Greenpeaces’s Kumi Naidoo aptly sums up all that is wrong with our industrial food system and how it is killing the planet. Biodiversity is everything in maintaining the delicate ecosystems that make our world go round. The rise of monocultural farming is an essential feature of cheap, supermarket food – and it’s doing us no good at all – as Naidoo points out, it forms part of a trinity of bad agricultural practice, alongside heavy pesticide use and genetic engineering. It is also a system wholly dependent on fossil fuels, which is generating the climate change set to have a devastating impact in the coming century on how we eat. We will spend $50 billion more on food each year because of the impact of climate change on crops.
The inevitable solution is to move towards ecologically sustainable agriculture, and this is what Naidoo calls for. Sustainable agricultural practices are increasingly being taken up again in conventional farming, because they make sense as a means of negotiating the impacts of climate change. Caring for the soil will make it easier to combat extreme changes in the weather, making farms more resilient, and it can also be key in improving yields.
But it needs to go much further than just the adoption of some sustainable farming practices. In relation to biodiversity, pesticide use is devastating and studies across the globe have mapped again and again, how they impact important species. The plight of the Monarch butterfly provides just one emblematic example of this. Naidoo asserts that we are at a ‘crossroads’ in food production, opting either for a ‘dead-end road’ system of industrial farming or choosing instead, ‘…a food system that celebrates biodiversity and is healthy for people and the planet.’ The choice should be easy.
Supermarket bosses admit they don’t pay attention to ‘ridiculous’ labels on their own food
The Daily Mail – Saturday 24th May
If the comments of supermarket CEOs don’t make you reconsider the inane array of dates – best before, sell-by and use-by – we don’t know what will. They have little bearing on the safety of the food and are causing a vast amount of waste by those of us that think they are an actual indicator of food safety. They aren’t. Your nose, your eyes and your tongue will tell you far more about whether something is safe to eat. If that soup that’s been in the fridge for 5 days is effervescent, it might be time to dump it, but if it still smells and tastes delicious, finish it up! Over the millenia, humans have developed an acute sensibility about what food is good to eat – that’s why we don’t like bitter tastes (it might poison us) and also why we develop our tastes for food slowly, tasting a little bit and then trying more of something over time (to make sure we don’t get sick from it.) So we are much better placed to determine what we should and should not be eating, than what is effectively a guess on how long something will last. All those dates are doing is contributing to this country’s huge food waste problem.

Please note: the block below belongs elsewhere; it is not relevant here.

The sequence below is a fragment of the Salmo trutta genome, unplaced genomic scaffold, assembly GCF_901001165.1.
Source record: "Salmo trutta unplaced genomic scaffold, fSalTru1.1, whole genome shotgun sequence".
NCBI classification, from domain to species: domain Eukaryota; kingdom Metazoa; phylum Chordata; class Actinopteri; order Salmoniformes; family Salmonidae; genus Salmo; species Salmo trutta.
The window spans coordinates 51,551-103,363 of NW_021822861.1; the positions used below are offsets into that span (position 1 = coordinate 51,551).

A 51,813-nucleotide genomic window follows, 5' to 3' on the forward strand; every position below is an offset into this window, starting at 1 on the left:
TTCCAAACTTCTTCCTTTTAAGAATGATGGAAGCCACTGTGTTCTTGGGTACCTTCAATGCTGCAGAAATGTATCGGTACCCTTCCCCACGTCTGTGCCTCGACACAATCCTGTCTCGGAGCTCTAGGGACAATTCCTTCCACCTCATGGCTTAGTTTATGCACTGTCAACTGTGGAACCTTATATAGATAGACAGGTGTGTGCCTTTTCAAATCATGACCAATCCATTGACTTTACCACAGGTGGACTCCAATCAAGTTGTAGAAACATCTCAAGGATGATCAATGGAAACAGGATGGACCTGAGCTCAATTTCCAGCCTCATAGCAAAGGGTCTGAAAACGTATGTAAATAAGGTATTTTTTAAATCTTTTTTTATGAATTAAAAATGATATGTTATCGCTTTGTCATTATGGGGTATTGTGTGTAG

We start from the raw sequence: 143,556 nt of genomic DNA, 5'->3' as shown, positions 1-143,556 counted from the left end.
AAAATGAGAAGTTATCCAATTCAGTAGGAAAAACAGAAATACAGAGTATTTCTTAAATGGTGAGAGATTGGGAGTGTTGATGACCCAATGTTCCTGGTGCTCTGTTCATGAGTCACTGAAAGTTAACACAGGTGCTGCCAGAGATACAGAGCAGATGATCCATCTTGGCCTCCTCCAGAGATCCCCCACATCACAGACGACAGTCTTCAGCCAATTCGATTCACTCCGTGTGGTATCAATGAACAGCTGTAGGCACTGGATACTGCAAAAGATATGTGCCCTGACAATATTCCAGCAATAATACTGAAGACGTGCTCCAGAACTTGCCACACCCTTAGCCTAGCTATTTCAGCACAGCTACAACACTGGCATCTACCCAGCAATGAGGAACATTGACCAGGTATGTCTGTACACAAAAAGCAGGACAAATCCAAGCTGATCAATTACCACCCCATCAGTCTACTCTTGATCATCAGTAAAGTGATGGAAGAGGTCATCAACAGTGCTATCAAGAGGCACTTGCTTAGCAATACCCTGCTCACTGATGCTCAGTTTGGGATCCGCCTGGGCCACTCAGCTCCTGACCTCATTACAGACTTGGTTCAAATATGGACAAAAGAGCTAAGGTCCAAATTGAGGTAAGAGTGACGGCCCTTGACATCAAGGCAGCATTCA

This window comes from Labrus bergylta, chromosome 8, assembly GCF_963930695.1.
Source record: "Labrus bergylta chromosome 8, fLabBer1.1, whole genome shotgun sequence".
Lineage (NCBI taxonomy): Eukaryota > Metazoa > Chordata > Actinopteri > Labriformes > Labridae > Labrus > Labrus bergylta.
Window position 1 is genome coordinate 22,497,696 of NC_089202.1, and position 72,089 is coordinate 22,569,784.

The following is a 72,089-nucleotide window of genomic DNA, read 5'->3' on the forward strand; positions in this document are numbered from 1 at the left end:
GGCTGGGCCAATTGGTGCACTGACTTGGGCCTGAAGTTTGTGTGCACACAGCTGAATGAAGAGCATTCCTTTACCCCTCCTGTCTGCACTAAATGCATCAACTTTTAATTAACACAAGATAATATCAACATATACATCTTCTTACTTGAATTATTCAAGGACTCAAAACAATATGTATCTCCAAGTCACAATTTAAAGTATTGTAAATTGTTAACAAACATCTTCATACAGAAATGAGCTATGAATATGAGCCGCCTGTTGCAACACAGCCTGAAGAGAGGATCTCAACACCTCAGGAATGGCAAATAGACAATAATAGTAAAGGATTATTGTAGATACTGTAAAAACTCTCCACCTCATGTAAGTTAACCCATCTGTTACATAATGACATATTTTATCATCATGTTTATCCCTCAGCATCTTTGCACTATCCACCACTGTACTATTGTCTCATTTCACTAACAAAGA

Natural foods retailer to farmers: Let cows graze
The Huffington Post – Saturday 24th May
The Natural Grocers chain has announced that it is only going to carry dairy products from pastured cows. In many ways, this is a good thing. We want retailers to be thinking about the animal welfare and environmental benefits of grass-fed cows and taking a stance on it. However, this has kicked off something of a debate about what defines pastured cows. In many parts of the US, cows can’t be pastured at certain times of the year because the weather is inclement – too hot or too cold. So how long should cows be outside to be able to be called pastured?
Organic standards in the US require livestock to be pastured a minimum of 120 days a year. It opens up a bit of a murky area – without clear standards for non-organic livestock as to what constitutes ‘pastured’ dairy, consumers can’t be certain about what they’re buying. As with ‘free-range’ chickens, just how much free range they are given can vary widely to the point of, arguably, not being free-range anymore. Natural Grocers has set its own standard for the dairy it sells – it has adopted the 120 days a year of the organic standard. So at least it’s clear there. But what about all the other retailers carrying non-organic ‘pastured’ meat and dairy?
Natural Grocers has been accused of using their pastured dairy stance as a marketing gimmick, which is more than a little unfair. Having the more natural life of pastured cows is far and away a better choice – for the cows, for the land, and for everyone eating dairy and beef.